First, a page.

It sounds like the plot of an Anna Faris comedy: a pretty, blond single mom returns from a discount trip to Las Vegas and discovers that she’s leading in the federal election race she supposedly didn’t have a chance in. Before she can even visit the riding, she’s swept into power along with a tidal wave of support for her party. Now she must quit her job as the co-manager of a pub, move to Ottawa and frantically learn enough French to communicate with her mostly-Francophone constituents.But that’s the way it happened for Ruth Ellen Brosseau, the 27-year-old who is set to represent the Quebec riding of Berthier-Maskinonge. Brosseau is one of the 57 rookie politicians the NDP elected in that province, which also includes four undergraduate students from McGill University and Canada’s youngest Member of Parliament ever, 19-year-old Pierre-Luc Dusseault.

I’m actually a little jealous, because I have a suspicion that if I had been in Quebec and thrown my hat into the ring, I could be on my way to sitting in the House of Commons.

How to explain the win of a candidate who famously left the campaign trail to fly to Nevada? It seems that Quebec voters didn’t just sour on the Bloc Quebecois; they broke up with them. And it was a nasty break up. They burned love letters. They threw clothes out the window. They reduced the party to four members, denied Bloc leader Gilles Duceppe a seat and elected a candidate who may not have even visited the riding.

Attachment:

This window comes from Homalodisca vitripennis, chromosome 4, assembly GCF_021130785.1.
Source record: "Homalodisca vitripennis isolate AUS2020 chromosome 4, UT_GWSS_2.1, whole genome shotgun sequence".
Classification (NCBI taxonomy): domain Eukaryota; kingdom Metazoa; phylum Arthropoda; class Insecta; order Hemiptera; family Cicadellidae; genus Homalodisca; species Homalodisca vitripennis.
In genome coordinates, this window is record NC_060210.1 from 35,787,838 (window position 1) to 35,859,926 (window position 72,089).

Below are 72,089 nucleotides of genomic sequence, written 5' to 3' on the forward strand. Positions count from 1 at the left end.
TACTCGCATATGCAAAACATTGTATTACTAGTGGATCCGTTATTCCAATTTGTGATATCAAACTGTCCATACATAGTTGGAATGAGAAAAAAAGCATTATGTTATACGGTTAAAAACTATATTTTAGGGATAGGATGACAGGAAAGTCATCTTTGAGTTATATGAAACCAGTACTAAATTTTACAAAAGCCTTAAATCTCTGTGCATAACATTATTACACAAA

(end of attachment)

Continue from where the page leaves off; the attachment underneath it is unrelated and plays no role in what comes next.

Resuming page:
Even though a recent poll found that Berthier-Maskinonge voters were aware of her shortcomings but wanted to support the NDP and Jack Layton regardless, there has been grumbles from the media that Brosseau and her young colleagues are too inexperienced and too green behind the ears to be trusted with federal office. (These are some of the same pundits who were spectacularly wrong when they said this election would be boring and nobody would care.)

The NDP, who’s chief priority for the next four years will be to look like a responsible, electable opposition to the Conservatives, does need to watch out for its new caucus members. As The Toronto Star wrote, “Hundreds of staffers must be hired to work in the Parliament Hill offices, hours of training must be scheduled for dealing with the media, playing by parliamentary rules and taxpayers’ money.” NDP spokesman Marc-Andre Viau hasn’t gotten much sleep in the last two days, fielding endless calls from reporters about the new New Democrats.